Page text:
Despite a new millennium ahead, some normally adventurous filmmakers are turning back to time-tested formats.
"Mission to Mars" is inspirational fantasy with more than a touch of "2001: A Space Odyssey" woven into its plot. "The Ninth Gate" is an old-fashioned thriller that Boris Karloff or Bela Lugosi might have skulked through in bygone years.
Movie fans think of many things when Brian De Palma's name is mentioned: violent thrills, over-the-top style, Hitchcockian suspense. What doesn't come to mind are streamlined science fiction and New Age clichs - yet Mission to Mars has plenty of both, filling the screen with equal measures of eye-dazzling grandeur and mind-numbing sentimentality.
The picture focuses on two missions to Mars. The first reaches an enigmatic end when its astronauts stumble onto a mysterious structure in the red planet's desolate landscape. Then a backup group tries to discover what happened. They encounter the same cryptic object, but their different response leads to a very different outcome.
"Mission to Mars" works best when De Palma cuts off the dialogue's oxygen supply and allows Stephen Burum's shimmering camera work to soar, transforming the clunkily written screenplay into a striking visual experience. It's hardly an original movie, echoing ideas from "Forbidden Planet" and "Chariots of the Gods," to name just a couple of sources. But its cinematography is literally dizzying at times, proving that De Palma can still put on a good show even when his material isn't the freshest he might have found.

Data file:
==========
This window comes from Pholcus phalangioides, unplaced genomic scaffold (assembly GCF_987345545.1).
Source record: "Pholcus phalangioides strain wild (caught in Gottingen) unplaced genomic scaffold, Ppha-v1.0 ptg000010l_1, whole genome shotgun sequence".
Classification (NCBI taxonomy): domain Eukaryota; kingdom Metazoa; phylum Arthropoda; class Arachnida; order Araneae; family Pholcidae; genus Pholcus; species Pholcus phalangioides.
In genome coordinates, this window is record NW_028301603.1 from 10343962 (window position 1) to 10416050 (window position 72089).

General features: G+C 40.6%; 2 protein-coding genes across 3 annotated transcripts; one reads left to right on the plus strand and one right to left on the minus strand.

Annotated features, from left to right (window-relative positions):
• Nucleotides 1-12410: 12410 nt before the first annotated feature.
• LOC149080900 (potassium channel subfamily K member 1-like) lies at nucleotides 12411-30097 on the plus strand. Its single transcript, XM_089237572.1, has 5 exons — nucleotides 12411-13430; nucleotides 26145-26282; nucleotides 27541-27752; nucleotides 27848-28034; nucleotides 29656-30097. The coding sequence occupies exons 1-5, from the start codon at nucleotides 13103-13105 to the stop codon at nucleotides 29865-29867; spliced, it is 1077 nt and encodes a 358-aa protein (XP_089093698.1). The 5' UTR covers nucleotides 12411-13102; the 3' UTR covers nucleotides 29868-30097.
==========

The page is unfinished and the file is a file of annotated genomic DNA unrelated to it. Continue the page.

The Ninth Gate takes Roman Polanski back to the supernaturally tinged territory he explored so memorably in "The Tenant" and "Rosemary's Baby" years ago. The hero is an unscrupulous rare-book expert (Johnny Depp) scavenging Europe for two obscure volumes penned by the devil himself. His adventures are structured like a traditional detective tale, with the sharp-witted antihero assembling the pieces of a sinister puzzle.
Polanski spins the yarn with a generally straight face, adding an occasional self-satirizing touch to let us know he's as aware as we are that the whole shebang doesn't make a shred of sense. It goes on too long and doesn't have much of a payoff, but Polanski's directing is marvelously assured and the story has enough surprises to keep chiller fans happy.
*'Mission to Mars,' rated PG, contains violence. 'The Ninth Gate,' rated R, contains violence and brief but explicit sex.
(c) Copyright 2000. The Christian Science Publishing Society